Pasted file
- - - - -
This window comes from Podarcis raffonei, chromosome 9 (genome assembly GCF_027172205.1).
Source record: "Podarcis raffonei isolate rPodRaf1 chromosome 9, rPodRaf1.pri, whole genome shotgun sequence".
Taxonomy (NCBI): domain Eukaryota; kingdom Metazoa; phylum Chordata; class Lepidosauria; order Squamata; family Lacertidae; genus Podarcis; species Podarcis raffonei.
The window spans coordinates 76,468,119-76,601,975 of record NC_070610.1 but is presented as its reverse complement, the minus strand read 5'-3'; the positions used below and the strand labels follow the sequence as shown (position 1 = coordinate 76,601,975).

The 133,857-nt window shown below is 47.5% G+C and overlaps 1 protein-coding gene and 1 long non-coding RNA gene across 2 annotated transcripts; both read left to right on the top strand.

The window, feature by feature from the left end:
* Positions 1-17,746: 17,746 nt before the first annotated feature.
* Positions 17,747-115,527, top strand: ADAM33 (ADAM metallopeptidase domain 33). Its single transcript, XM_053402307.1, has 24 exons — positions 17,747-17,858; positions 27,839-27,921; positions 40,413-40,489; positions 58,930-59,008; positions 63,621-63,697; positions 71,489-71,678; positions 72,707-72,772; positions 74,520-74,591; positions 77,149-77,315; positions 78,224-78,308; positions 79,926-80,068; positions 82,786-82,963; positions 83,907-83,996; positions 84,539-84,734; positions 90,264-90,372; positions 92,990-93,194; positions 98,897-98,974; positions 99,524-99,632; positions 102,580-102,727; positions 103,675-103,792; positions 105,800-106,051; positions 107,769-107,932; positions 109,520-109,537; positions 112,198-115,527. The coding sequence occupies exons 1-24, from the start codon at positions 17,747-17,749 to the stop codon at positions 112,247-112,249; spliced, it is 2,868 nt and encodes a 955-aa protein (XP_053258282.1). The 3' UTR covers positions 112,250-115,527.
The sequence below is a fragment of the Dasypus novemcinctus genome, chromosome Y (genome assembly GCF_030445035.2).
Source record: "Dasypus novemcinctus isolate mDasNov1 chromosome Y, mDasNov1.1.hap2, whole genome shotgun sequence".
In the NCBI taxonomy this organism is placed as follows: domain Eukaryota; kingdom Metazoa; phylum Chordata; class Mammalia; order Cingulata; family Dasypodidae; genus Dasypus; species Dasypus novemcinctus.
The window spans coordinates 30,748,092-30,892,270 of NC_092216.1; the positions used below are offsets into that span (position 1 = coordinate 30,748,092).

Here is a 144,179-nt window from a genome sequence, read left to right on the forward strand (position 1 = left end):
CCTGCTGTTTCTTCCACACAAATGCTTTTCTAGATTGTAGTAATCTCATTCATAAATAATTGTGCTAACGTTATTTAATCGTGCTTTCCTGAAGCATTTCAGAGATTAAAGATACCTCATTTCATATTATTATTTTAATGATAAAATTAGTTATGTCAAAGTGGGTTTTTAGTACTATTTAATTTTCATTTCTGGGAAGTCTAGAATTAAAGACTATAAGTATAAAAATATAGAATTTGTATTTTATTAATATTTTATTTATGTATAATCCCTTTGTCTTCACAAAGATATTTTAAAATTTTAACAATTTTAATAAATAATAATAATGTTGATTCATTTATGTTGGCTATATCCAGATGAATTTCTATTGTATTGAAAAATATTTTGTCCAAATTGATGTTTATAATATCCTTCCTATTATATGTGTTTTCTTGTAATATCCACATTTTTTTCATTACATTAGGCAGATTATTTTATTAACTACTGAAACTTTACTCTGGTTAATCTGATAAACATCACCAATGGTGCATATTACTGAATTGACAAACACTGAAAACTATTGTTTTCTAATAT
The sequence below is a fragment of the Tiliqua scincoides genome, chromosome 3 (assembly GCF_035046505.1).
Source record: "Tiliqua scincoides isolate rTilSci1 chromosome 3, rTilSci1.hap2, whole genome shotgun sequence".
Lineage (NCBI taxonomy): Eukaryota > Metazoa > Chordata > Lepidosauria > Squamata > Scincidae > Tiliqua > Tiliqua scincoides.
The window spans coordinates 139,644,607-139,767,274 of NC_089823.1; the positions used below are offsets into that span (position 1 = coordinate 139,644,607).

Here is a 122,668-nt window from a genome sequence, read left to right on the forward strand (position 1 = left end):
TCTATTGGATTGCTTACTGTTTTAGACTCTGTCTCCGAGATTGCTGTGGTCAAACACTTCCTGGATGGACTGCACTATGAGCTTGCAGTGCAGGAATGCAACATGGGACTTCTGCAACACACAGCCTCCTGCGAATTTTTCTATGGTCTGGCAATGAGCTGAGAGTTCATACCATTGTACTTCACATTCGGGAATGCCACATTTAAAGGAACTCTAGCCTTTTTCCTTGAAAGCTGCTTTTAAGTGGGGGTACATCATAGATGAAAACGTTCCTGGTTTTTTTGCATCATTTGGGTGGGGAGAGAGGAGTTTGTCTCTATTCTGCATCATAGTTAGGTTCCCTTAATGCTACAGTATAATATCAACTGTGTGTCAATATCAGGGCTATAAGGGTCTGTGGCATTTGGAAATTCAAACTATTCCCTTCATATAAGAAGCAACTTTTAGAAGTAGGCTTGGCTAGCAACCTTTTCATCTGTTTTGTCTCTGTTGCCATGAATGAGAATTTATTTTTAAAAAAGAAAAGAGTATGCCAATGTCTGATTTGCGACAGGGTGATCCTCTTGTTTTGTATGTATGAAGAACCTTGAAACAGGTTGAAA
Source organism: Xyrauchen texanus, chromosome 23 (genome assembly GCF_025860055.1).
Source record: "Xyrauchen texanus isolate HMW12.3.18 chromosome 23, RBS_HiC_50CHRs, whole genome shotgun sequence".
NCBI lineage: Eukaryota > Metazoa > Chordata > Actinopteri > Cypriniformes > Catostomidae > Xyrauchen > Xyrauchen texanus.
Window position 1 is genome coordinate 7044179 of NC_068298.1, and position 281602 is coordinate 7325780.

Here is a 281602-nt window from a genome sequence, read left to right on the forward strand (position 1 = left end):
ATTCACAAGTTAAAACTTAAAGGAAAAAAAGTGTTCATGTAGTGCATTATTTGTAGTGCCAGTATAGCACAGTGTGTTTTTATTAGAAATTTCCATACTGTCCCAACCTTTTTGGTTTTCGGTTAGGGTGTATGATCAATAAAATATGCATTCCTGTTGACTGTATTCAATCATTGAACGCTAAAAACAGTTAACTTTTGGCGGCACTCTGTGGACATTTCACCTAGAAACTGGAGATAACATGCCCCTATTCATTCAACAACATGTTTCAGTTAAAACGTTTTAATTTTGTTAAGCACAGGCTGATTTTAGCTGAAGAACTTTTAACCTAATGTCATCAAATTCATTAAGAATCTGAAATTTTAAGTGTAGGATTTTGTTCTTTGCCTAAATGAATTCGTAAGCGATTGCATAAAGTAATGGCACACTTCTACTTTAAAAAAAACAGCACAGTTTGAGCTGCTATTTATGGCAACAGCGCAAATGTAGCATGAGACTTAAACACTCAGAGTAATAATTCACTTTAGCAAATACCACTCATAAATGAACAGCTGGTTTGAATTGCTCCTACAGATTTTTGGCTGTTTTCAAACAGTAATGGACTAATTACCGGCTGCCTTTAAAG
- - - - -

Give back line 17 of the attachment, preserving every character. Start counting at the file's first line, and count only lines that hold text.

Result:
Lineage (NCBI taxonomy): Eukaryota > Metazoa > Chordata > Lepidosauria > Squamata > Scincidae > Tiliqua > Tiliqua scincoides.